Trump, Saudi king excoriate Iran as ‘spearhead’ of world terror
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Trump, Saudi king excoriate Iran as ‘spearhead’ of world terror

President urges international community to shun Tehran until it is willing to work for peace

US President Donald Trump (C-L) and Saudi Arabia's King Salman bin Abdulaziz al-Saud (C-R) arrive for the Arabic Islamic American Summit at the King Abdulaziz Conference Center in Riyadh on May 21, 2017 (AFP PHOTO / MANDEL NGAN)
US President Donald Trump (C-L) and Saudi Arabia's King Salman bin Abdulaziz al-Saud (C-R) arrive for the Arabic Islamic American Summit at the King Abdulaziz Conference Center in Riyadh on May 21, 2017 (AFP PHOTO / MANDEL NGAN)

Saudi Arabia’s King Salman and US President Donald Trump sharpened their rhetoric against Iran on Sunday, accusing it of spearheading global terror and calling for the Islamic Republic to be shunned.

Delivering a landmark speech to Muslim leaders in Saudi Arabia, Trump on Sunday called for international isolation of Iran, which he accused of fueling “sectarian conflict and terror.”

“From Lebanon to Iraq to Yemen, Iran funds, arms and trains terrorists, militias and other extremist groups that spread destruction and chaos across the region,” Trump said.

“Until the Iranian regime is willing to be a partner for peace, all nations of conscience must work together to isolate it… and pray for the day when the Iranian people have the just and righteous government they so richly deserve.”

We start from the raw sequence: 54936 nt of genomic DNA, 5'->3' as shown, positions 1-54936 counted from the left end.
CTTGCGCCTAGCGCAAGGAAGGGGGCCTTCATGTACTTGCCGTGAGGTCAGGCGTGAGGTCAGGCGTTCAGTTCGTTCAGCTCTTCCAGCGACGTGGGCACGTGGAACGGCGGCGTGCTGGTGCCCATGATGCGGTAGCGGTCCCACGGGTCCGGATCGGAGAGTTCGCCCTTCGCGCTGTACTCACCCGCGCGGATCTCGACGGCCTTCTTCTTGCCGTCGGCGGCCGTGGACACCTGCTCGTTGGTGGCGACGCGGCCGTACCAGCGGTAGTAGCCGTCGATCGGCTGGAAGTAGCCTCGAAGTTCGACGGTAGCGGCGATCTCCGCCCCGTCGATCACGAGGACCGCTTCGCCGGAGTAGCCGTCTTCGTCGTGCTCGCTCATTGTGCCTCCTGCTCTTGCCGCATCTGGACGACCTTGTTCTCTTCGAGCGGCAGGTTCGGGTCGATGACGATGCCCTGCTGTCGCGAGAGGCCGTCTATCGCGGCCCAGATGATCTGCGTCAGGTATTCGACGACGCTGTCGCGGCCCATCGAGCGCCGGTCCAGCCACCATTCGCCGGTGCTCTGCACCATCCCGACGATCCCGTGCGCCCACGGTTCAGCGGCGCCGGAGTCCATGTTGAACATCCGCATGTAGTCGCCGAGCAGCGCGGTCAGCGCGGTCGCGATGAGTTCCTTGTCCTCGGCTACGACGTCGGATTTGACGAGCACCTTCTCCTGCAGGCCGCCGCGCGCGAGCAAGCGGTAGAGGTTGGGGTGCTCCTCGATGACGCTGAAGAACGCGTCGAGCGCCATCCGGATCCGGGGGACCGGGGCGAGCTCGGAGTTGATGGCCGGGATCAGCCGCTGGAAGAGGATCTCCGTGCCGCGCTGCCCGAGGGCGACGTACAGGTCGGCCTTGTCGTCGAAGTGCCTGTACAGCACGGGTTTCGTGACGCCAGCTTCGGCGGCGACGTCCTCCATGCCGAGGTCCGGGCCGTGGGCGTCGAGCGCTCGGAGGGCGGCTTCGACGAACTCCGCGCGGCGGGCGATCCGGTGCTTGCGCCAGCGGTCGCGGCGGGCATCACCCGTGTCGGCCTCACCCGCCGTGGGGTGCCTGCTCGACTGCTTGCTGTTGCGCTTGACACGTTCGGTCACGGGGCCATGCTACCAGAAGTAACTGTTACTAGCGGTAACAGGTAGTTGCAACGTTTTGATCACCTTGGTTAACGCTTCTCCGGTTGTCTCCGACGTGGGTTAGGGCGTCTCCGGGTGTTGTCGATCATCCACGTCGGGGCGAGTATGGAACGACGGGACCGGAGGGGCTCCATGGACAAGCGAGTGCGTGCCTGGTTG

The Iranian people have “endured hardship and despair under their leaders’ reckless pursuit of conflict and terror,” he added, saying Iranians were the region’s longest suffering victims.

Trump said Syrian President Bashar Assad had committed “unspeakable crimes” bolstered by Iran, calling upon countries around the world to work together to end the humanitarian crisis in Syria.

Speaking before Trump, Salman also lashed out at the regional rival, accusing Tehran of exporting extremist Islamic movements around the world.

“The Iranian regime has been the spearhead of global terrorism since the (Ayatollah Ruhollah) Khomeini revolution” in 1979, King Salman said in the speech.

“We did not know terrorism and extremism until the Khomeini revolution reared its head,” he said.

The United States and Saudi Arabia on Saturday announced an arms deal worth almost $110 billion, described as the largest in US history.

US Secretary of State Rex Tillerson said the deal was aimed at countering “malign Iranian influence.”

On Friday, Iranian reformers swept national elections, giving Hassan Rouhani, seen as a relative moderate open to increased engagement with the West, a second term as president.

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